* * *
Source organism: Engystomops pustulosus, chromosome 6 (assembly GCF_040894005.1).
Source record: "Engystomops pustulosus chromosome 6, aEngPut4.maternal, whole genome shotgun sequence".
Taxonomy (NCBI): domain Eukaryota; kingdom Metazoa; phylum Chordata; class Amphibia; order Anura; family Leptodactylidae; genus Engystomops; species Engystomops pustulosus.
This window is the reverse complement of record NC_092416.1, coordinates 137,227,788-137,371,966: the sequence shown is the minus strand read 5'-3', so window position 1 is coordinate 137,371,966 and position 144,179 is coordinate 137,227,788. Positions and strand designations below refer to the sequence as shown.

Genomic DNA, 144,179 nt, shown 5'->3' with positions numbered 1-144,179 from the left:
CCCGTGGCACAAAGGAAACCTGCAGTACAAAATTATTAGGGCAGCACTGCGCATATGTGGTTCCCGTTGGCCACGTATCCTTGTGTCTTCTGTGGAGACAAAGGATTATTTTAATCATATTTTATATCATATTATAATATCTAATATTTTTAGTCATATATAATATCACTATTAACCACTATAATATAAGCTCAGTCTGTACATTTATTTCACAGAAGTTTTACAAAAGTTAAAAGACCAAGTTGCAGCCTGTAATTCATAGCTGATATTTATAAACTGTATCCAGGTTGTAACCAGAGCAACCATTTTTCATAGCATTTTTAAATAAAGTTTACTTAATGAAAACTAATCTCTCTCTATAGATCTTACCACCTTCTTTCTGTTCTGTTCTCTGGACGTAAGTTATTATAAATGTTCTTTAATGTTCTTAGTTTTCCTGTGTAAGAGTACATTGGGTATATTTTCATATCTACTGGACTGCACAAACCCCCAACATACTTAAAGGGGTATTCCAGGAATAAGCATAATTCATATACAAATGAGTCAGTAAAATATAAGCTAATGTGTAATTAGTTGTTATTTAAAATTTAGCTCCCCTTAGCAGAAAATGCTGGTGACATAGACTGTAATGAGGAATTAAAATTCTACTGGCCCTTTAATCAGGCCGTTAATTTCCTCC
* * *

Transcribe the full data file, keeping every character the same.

Source organism: Engystomops pustulosus, chromosome 6 (assembly GCF_040894005.1).
Source record: "Engystomops pustulosus chromosome 6, aEngPut4.maternal, whole genome shotgun sequence".
Taxonomy (NCBI): domain Eukaryota; kingdom Metazoa; phylum Chordata; class Amphibia; order Anura; family Leptodactylidae; genus Engystomops; species Engystomops pustulosus.
This window is the reverse complement of record NC_092416.1, coordinates 137,227,788-137,371,966: the sequence shown is the minus strand read 5'-3', so window position 1 is coordinate 137,371,966 and position 144,179 is coordinate 137,227,788. Positions and strand designations below refer to the sequence as shown.

Genomic DNA, 144,179 nt, shown 5'->3' with positions numbered 1-144,179 from the left:
CCCGTGGCACAAAGGAAACCTGCAGTACAAAATTATTAGGGCAGCACTGCGCATATGTGGTTCCCGTTGGCCACGTATCCTTGTGTCTTCTGTGGAGACAAAGGATTATTTTAATCATATTTTATATCATATTATAATATCTAATATTTTTAGTCATATATAATATCACTATTAACCACTATAATATAAGCTCAGTCTGTACATTTATTTCACAGAAGTTTTACAAAAGTTAAAAGACCAAGTTGCAGCCTGTAATTCATAGCTGATATTTATAAACTGTATCCAGGTTGTAACCAGAGCAACCATTTTTCATAGCATTTTTAAATAAAGTTTACTTAATGAAAACTAATCTCTCTCTATAGATCTTACCACCTTCTTTCTGTTCTGTTCTCTGGACGTAAGTTATTATAAATGTTCTTTAATGTTCTTAGTTTTCCTGTGTAAGAGTACATTGGGTATATTTTCATATCTACTGGACTGCACAAACCCCCAACATACTTAAAGGGGTATTCCAGGAATAAGCATAATTCATATACAAATGAGTCAGTAAAATATAAGCTAATGTGTAATTAGTTGTTATTTAAAATTTAGCTCCCCTTAGCAGAAAATGCTGGTGACATAGACTGTAATGAGGAATTAAAATTCTACTGGCCCTTTAATCAGGCCGTTAATTTCCTCC